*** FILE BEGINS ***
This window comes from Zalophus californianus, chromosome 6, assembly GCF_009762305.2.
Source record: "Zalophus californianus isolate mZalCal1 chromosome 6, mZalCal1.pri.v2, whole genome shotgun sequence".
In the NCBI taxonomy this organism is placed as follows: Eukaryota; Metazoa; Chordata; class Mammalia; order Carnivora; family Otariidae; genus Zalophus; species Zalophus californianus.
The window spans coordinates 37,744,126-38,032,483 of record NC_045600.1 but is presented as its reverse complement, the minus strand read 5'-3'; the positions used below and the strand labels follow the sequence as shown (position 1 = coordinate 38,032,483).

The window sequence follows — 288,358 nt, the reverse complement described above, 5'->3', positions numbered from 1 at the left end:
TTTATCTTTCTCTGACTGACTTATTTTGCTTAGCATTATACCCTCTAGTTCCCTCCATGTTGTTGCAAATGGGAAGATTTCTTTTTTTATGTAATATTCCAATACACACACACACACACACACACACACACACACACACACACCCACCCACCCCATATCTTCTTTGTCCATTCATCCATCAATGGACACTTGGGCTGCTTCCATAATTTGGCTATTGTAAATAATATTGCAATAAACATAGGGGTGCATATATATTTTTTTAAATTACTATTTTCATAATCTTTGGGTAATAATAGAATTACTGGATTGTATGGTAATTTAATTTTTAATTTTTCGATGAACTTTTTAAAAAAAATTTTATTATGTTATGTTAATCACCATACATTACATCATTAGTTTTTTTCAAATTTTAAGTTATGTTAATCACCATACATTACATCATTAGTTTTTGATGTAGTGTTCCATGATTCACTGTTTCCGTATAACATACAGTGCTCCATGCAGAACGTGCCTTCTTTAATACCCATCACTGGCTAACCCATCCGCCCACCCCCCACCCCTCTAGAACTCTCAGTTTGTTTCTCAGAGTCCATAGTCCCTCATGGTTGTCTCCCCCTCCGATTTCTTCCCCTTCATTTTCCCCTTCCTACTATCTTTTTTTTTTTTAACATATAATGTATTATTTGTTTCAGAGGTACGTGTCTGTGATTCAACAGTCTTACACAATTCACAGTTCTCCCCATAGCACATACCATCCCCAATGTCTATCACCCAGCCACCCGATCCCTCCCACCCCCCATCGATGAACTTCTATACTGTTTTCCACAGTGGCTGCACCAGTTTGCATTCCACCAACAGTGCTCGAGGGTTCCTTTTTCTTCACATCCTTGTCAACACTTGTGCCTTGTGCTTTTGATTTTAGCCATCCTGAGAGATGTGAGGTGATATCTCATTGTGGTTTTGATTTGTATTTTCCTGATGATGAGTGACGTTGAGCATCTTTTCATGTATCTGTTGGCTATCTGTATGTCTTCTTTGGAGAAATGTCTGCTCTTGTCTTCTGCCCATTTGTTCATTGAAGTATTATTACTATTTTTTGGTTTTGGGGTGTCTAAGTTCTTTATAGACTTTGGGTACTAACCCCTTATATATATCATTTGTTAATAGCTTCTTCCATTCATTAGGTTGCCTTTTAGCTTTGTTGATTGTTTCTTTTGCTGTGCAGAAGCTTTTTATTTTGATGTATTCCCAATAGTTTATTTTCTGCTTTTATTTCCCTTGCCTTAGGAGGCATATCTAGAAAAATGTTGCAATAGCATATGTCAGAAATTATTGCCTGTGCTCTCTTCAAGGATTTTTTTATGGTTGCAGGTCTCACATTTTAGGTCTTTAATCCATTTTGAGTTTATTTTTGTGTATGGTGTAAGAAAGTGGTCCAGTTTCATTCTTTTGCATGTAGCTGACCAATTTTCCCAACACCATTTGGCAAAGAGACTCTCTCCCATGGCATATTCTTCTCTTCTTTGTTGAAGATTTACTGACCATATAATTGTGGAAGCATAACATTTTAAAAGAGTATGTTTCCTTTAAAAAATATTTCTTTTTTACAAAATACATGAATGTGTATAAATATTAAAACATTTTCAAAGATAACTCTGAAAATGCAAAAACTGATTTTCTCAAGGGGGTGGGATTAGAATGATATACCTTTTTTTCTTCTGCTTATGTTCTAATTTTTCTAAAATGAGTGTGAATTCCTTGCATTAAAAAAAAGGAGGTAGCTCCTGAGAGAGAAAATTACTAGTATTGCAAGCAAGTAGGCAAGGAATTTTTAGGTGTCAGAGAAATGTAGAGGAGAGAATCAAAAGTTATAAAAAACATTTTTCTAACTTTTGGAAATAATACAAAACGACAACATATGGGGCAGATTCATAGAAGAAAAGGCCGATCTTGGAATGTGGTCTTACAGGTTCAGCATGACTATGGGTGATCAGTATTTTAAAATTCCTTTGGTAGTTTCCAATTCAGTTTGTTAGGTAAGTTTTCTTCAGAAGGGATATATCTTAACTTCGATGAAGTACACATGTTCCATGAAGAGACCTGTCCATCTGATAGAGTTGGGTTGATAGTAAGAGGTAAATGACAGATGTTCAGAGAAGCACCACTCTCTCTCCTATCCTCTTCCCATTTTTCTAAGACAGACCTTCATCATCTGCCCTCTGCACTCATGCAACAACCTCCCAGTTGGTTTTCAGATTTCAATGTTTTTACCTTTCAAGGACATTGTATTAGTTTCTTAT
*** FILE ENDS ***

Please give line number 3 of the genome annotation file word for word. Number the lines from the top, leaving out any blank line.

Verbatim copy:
In the NCBI taxonomy this organism is placed as follows: Eukaryota; Metazoa; Chordata; class Mammalia; order Carnivora; family Otariidae; genus Zalophus; species Zalophus californianus.